An article published in 2006 in American Psychological Association reviews some of those studies. They explain the science behind multitasking (which is actually nothing more than task switching) and how they use the results from these studies. I will not go in further details, as they do a great job in this sense.


Allow people to have "do not disturb" windows

Encourage deep and focused work. Discourage multitasking.

Meet Lizzie. She's one of your valued employees in the accounting department. She works full time and you pay her 70k a year. You know answering emails is not exactly a productive part of her job, but it has to be done. You instructed her to do this "while" she does her usual tasks when she has a few minutes.

According to the American Psychological Association article, multitasking can decrease productive time by 40%. That would mean 3.2 hours per day or 28k a year. You pay Lizzie 28k a year to check emails. We all know this is a job that has to be done, but shouldn't it be cheaper?

This is so unexpected and we haven't even discussed the other, more worrying, consequence yet. Because of the constant context switching, the quality of her work suffers. As Rubinstein et al. and many more after them discovered, the error rate increases significantly when multitasking. Remember that Lizzie is one of your accountants, and mistakes are costly in this department!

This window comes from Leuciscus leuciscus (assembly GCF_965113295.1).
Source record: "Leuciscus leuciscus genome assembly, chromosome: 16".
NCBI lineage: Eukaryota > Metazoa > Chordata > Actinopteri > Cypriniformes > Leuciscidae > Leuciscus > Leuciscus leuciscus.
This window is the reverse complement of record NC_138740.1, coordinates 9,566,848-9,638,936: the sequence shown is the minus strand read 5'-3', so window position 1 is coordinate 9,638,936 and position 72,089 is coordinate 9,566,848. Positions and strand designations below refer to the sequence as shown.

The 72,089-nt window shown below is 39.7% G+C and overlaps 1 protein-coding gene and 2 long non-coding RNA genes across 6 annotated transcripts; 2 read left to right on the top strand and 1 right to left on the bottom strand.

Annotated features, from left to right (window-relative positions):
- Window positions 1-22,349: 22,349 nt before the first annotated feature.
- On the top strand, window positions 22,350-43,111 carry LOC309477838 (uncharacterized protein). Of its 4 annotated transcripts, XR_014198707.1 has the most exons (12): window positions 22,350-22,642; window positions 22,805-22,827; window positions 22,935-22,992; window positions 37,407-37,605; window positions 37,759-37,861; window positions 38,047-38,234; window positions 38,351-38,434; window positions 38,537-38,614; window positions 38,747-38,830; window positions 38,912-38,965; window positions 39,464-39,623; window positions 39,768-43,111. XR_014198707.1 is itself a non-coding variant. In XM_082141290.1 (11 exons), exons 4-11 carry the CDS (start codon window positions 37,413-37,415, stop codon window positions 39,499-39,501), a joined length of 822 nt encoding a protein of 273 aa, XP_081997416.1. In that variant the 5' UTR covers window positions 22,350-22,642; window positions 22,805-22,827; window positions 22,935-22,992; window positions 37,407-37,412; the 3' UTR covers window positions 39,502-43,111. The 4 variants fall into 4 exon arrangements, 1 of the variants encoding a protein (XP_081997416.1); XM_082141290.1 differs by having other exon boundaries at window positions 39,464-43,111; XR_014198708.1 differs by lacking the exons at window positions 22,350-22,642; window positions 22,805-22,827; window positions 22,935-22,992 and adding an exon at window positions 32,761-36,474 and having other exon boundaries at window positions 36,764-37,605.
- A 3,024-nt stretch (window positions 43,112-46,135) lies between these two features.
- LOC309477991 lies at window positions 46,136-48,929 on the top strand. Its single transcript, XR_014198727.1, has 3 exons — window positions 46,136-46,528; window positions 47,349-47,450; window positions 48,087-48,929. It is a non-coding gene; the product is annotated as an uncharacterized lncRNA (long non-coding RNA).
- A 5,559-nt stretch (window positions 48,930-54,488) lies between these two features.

Let's take a different approach.

Let's instruct Lizzie to check and respond to her emails in a 1h window. She will only read and respond to emails in that time, and ignore them the rest of the day. Don't worry, nobody will die if she responds tomorrow to some emails.

This hour a day of email checking is costing you only 8.75k a year. Without the increased error rate!

To summarize, instructing Lizzie to switch from "check emails when you have some free minutes" to "dedicate 1 hour a day for emails" saved you about 19k a year. And your accounting reports have fewer errors! I'd say that's quite a deal!

3. Your employees are the most important. Let them know!

dog biting Thank You mail paper
dog biting Thank You mail paper


People feel dispensable, and they are not giving their best.

I am certain you have employees who are OK at their job. They arrive just in time, leave on the clock and achieve just above the minimum expected from them.

On the other side, you may also have employees who always give their best. One might say that people are just different.

What if I told you that this is not always the case? Just imagine a world where all your employees are happily going the extra mile.


Schedule one-on-ones and tell people how their contribution is critical for the company.